The NBA changed its draft lottery rules last season, and now it’s a little more buzz going into the event.
No one knows who will get the top pick. The top three teams — Golden State Warriors, Minnesota Timberwolves, and Cleveland Cavaliers — each have a 14% chance at the No. 1 pick. Prior to 2019, the team with the highest odds (25%) secured the No. 1 pick four years in a row. The event became predictable.
- DeSean Jackson rips Danny Green after Lakers loss, Ex-Washington NFL Team RB Derrius Guice faces rape allegations, and other sports news
- Fernando Tatis Jr.‘s grand slam upsets Rangers, LeBron James and Doc Rivers react to Kristaps Porzingis ejection, and more sports news
- Washington NFL team hires Jason Wright as first Black team president in NFL history, Justin Fields petitions to reinstate Big Ten football, and other sports news
That was until last season when the rules changed and the New Orleans Pelicans got the No. 1 pick despite having just 6% odds. The Grizzlies also secured the No. 2 pick. Those two teams were projected to have the seventh and eighth selections in draft.
Year two of the new draft formula will help determine if last year was just an odd start or a true indicator of the wildness that’ll ensue in future draft lotteries. The lottery will be held on ESPN at 8:30 p.m.
Some teams will be hoping for good luck more than others. One of those teams is the New York Knicks. The Knicks have had a top-10 pick the last three years. RJ Barrett, Kevin Knox and Frank Ntilikina were the selected players. Of the three, only the rookie Barrett averaged double-digit points (14.3).
Seeing the Warriors tied for the best draft odds after five consecutive NBA Finals appearances is surprising, until you realize Klay Thompson and Stephen Curry were largely unavailable this season. Golden State is expected to jump right back into contention next season with a healthy core, and wherever their pick lands could be an important part to that puzzle.
The new draft format is adding more unknown. Even though everyone doesn’t like them, surprises always keep you on the edge of your seat.
The Golden Boy is back and ready to shine at 47 years old, announcing his return to the ring.
Oscar De La Hoya has joked and teased about a boxing return before, but now he’s serious. De La Hoya (39-6, 30 KOs) last boxed against Manny Pacquiao in 2008.
“The rumors are true, and I’m going to start sparring in the next few weeks,” De La Hoya said to ESPN.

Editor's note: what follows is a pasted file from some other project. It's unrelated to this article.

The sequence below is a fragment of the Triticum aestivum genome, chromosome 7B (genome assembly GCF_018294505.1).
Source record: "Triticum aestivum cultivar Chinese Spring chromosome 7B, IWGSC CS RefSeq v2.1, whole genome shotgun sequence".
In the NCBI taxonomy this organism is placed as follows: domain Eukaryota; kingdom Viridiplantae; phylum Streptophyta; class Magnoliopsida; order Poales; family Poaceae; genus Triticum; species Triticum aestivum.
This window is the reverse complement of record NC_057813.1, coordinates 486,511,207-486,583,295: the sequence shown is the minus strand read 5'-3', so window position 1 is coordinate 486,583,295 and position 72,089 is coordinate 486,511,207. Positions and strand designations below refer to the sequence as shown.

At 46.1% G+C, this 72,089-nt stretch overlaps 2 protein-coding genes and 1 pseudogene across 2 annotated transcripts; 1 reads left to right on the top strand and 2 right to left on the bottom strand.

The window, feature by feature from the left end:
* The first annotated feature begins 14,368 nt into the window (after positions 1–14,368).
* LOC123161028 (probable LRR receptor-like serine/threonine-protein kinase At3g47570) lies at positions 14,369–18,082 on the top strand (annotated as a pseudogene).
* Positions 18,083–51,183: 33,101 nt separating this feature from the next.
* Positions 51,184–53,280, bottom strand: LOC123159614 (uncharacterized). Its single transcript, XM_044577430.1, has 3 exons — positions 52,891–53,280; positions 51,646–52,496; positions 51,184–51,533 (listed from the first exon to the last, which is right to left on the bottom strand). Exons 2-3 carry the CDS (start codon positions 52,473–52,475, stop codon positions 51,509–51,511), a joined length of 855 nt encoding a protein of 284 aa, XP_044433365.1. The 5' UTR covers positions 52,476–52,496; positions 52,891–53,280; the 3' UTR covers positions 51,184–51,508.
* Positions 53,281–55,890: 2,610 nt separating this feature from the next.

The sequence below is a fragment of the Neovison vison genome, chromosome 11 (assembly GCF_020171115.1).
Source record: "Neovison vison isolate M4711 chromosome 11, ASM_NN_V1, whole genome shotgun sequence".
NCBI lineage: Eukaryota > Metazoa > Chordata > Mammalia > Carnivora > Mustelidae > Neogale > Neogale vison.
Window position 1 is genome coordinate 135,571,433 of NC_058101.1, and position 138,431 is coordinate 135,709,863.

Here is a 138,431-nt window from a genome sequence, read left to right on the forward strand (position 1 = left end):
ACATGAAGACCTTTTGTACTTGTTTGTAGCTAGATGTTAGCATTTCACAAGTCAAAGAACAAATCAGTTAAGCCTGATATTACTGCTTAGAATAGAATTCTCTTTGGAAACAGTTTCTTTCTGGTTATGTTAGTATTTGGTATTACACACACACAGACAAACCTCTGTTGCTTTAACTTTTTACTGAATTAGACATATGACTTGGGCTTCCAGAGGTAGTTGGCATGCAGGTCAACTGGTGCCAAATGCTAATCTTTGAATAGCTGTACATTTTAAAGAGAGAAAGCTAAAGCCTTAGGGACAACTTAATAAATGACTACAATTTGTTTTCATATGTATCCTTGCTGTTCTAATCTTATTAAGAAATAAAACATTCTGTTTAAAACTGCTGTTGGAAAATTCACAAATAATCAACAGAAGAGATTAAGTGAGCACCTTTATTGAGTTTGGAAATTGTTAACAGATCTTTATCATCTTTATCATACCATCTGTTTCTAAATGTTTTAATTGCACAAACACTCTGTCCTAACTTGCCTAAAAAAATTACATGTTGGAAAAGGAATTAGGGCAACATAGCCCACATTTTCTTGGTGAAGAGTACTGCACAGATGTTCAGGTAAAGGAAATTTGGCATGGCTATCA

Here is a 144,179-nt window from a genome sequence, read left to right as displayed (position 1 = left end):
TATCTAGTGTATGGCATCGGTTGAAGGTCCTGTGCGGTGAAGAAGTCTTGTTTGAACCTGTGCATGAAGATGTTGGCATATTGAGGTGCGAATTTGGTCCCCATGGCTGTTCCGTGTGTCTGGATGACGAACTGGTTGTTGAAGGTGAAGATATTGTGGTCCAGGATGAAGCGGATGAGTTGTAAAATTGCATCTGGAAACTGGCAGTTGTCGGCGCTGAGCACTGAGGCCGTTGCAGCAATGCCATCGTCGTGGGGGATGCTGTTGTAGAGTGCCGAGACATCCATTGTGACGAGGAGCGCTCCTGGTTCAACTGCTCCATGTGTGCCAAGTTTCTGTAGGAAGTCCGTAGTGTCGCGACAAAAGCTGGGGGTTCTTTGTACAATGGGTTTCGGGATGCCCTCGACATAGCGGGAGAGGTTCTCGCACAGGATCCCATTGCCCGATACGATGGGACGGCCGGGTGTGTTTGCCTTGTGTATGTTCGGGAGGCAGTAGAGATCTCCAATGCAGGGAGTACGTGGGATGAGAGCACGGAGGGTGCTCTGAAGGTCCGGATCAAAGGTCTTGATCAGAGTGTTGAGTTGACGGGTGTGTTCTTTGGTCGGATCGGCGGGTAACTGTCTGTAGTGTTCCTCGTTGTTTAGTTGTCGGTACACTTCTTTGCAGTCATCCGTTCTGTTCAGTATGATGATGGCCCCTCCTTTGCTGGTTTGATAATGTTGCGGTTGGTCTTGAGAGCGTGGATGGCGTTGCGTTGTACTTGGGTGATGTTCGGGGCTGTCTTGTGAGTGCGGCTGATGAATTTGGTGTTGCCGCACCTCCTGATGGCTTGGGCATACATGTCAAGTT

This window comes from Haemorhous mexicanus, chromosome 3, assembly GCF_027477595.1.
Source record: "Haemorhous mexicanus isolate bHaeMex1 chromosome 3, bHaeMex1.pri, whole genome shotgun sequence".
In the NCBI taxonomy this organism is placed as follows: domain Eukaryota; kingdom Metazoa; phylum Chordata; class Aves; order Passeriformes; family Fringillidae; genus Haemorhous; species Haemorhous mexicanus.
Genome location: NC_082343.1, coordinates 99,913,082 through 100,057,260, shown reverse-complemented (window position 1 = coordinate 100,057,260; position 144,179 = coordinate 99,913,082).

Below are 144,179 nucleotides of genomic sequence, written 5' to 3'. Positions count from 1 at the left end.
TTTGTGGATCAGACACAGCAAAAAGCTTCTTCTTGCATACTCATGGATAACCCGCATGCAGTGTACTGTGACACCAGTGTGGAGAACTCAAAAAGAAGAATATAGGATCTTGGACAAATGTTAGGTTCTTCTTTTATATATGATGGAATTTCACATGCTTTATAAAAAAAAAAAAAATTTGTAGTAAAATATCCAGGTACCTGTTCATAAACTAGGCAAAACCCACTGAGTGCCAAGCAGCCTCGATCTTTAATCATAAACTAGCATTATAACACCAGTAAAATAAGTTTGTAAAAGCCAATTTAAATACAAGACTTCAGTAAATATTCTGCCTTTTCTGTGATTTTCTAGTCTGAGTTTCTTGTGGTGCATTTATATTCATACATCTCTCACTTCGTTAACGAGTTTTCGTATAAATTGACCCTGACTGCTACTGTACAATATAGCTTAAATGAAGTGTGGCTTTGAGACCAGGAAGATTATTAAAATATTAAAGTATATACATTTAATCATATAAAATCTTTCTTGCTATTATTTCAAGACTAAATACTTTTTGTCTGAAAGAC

This isn’t like the Mike Tyson-Roy Jones Jr. exhibition fight. De La Hoya’s comeback is real.
During his prime, De La Hoya was one of the best pound-for-pound fighters. His charming personality and willingness to take on tough fights consistently made him one of the most marketable and biggest pay-per-view attractions. In a way, his fight with Floyd Mayweather Jr. in 2007 felt like a passing of the torch as boxing’s biggest attraction.
Now, the question is how long will De La Hoya keep this up? He’s not getting any younger. He spent his last years fighting welterweights, and that has become one of the toughest divisions in boxing.
Whenever De La Hoya steps in a ring, it’s going to be a big draw, no matter who he fights. Pacquiao was his last fight, but it wouldn’t be wise to step inside the ring with Pacman. He’s still an elite welterweight.
It’s hard to imagine a bigger fight than De La Hoya and Mayweather Jr. That fight sparked the nickname change from “Pretty Boy Floyd” to ”Money Mayweather.” Two of the best fighters of the early 2000s coming out of retirement would be a big sell on pay-per-view.
Joe Kelly received support from many people in baseball after his eight-game suspension for throwing at Astros hitters. His suspension was later reduced to five games, but that hasn’t stopped one of his biggest supporters.
Cincinnati Reds pitcher Trevor Bauer wanted to wear “free Joe Kelly” on his cleats, but Major League Baseball wasn’t going for it. According to ESPN, the league threatened to remove him from the game if he wore the cleats.
The league’s decision left Bauer confused since it wasn’t a political or offensive statement.
Cleats aside, Bauer still pitched a one-hit complete game over seven innings in the second game of a doubleheader. He’s 3-0 with an MLB-leading 0.68 ERA amongst starters.
The cleats would’ve added a little more commentary to the game, but Bauer usually does that himself. He even brought out the Conor McGregor shrug after a strikeout.